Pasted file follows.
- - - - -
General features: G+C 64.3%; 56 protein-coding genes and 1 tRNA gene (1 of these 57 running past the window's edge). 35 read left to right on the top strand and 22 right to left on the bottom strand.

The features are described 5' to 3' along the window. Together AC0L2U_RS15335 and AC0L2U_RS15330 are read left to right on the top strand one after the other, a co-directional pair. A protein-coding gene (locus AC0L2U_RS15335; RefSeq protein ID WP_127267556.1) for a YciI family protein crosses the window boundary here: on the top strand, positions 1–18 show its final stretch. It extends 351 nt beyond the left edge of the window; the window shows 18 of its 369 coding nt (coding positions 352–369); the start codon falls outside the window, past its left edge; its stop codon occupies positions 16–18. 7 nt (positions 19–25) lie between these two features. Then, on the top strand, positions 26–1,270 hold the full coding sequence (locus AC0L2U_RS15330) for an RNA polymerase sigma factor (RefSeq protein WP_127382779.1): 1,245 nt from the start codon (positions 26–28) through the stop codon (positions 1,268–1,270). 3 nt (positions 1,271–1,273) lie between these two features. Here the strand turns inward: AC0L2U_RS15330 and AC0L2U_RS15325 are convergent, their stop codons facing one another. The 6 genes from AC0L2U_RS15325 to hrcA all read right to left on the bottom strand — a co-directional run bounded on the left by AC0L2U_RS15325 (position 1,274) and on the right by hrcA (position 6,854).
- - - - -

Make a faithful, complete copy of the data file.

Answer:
General features: G+C 64.3%; 56 protein-coding genes and 1 tRNA gene (1 of these 57 running past the window's edge). 35 read left to right on the top strand and 22 right to left on the bottom strand.

The features are described 5' to 3' along the window. Together AC0L2U_RS15335 and AC0L2U_RS15330 are read left to right on the top strand one after the other, a co-directional pair. A protein-coding gene (locus AC0L2U_RS15335; RefSeq protein ID WP_127267556.1) for a YciI family protein crosses the window boundary here: on the top strand, positions 1–18 show its final stretch. It extends 351 nt beyond the left edge of the window; the window shows 18 of its 369 coding nt (coding positions 352–369); the start codon falls outside the window, past its left edge; its stop codon occupies positions 16–18. 7 nt (positions 19–25) lie between these two features. Then, on the top strand, positions 26–1,270 hold the full coding sequence (locus AC0L2U_RS15330) for an RNA polymerase sigma factor (RefSeq protein WP_127382779.1): 1,245 nt from the start codon (positions 26–28) through the stop codon (positions 1,268–1,270). 3 nt (positions 1,271–1,273) lie between these two features. Here the strand turns inward: AC0L2U_RS15330 and AC0L2U_RS15325 are convergent, their stop codons facing one another. The 6 genes from AC0L2U_RS15325 to hrcA all read right to left on the bottom strand — a co-directional run bounded on the left by AC0L2U_RS15325 (position 1,274) and on the right by hrcA (position 6,854).